When looking at the length of time in current job, two-thirds (66%) of the increase in “zero-hours contracts” is from people in their job for more than a year, that is, they were already with their current employer in April to June 2015. This could reflect either increased recognition or people moving on to a “zero-hours contract” with the same employer. The number of people on a "zero-hours contract" who had been in their current job less than a year also increased. This could have been due either to a rise in the prevalence of “zero-hours contracts” or to increased awareness of the terms of the contract when people start work (see Figure 1).

Comparisons with 2012 and earlier years are complicated by a large increase between 2012 and 2013 that appeared to be mainly due to increased recognition of “zero-hours contracts”. This change was covered in our report Analysis of Employee Contracts that do not Guarantee a Minimum Number of Hours, published on 30 April 2014.

ONS business survey

The latest available results from the survey of businesses relate to November 2015 and were first published in March this year. Updated estimates from the business survey, relating to May 2016, will be provided in a supplement to this report later this year.

Our business survey for November 2015 asked a sample of 5,000 businesses how many people were employed on contracts that do not guarantee a minimum number of hours (NGHCs) and received around 2,300 responses. The estimates from the employer survey indicate that there were 1.7 million contracts that did not guarantee a minimum number of hours where work was carried out in the fortnight beginning 9 November 2015 (around 6% of all contracts). This total excludes contracts that do not guarantee a minimum number of hours where work was not carried out in the reference period.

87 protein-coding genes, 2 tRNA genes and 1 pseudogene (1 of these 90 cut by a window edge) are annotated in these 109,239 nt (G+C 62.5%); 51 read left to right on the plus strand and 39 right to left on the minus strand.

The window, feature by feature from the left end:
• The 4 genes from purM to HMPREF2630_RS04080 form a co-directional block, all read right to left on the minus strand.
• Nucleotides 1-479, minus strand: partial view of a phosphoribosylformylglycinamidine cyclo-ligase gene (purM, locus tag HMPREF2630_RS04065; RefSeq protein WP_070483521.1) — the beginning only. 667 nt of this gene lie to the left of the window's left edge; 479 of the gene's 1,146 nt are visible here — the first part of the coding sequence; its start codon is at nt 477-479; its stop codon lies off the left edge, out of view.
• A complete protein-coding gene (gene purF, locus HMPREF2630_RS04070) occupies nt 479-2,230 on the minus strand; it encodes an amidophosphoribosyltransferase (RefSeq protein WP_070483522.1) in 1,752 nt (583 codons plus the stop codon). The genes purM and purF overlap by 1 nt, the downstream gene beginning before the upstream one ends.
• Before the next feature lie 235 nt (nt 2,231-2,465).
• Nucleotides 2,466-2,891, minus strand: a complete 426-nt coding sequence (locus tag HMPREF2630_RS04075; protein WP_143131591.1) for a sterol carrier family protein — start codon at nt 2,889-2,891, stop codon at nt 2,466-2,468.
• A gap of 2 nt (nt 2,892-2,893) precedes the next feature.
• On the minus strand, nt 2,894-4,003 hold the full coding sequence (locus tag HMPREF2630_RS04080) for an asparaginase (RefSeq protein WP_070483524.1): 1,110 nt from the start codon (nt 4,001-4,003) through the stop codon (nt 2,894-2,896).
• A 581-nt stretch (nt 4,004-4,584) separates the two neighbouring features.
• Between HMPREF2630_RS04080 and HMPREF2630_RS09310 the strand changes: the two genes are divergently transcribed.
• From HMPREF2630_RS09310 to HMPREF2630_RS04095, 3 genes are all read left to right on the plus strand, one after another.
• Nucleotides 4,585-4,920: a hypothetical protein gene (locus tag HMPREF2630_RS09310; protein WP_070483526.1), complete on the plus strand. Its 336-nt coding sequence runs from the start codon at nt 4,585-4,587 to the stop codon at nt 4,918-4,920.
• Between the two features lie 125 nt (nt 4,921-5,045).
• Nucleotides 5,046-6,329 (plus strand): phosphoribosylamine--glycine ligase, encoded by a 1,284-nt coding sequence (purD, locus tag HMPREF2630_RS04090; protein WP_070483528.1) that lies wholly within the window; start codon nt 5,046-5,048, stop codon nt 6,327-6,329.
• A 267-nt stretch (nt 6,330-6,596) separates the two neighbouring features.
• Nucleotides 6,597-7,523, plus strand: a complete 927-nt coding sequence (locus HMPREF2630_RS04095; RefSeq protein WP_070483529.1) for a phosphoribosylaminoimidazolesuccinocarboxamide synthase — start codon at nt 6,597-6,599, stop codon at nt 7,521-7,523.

As well as the number of contracts, the business survey also estimated that 10% of businesses make some use of contracts that do not contain a minimum number of hours (NGHCs). However, the proportion of businesses using NGHCs differs when industry or size of business are considered. Figure 2 shows the proportion of businesses using NGHCs by size of business. It shows that over 40% of businesses with employment of 250 and over make some use of NGHCs, compared with around 10% of businesses with employment of less than 10.

Looking at industry, the proportion of businesses using NGHCs varies considerably (Figure 3). In accommodation and food services more than 1 in 4 companies (26%) made some use of NGHCs in November 2015, compared with construction where around 1 in 20 companies made some use of NGHCs (5%).

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4. What are the characteristics of people employed on “zero-hours contracts”?

The Labour Force Survey (LFS) can provide additional information about the type of people who report that their main employment is on a “zero-hours contract”.

Who are they?

Looking at the type of people who report that they are employed on a “zero-hours contract” compared with other people in employment shows that there are differences in the type of people on “zero-hours contracts” (Figures 4 and 5) and the industries they work in (Figure 6a and 6b). For April to June 2016:

  • women make up a bigger proportion of those reporting working on “zero-hours contracts” (55%) compared with women in employment not on “zero-hours contracts” (45%)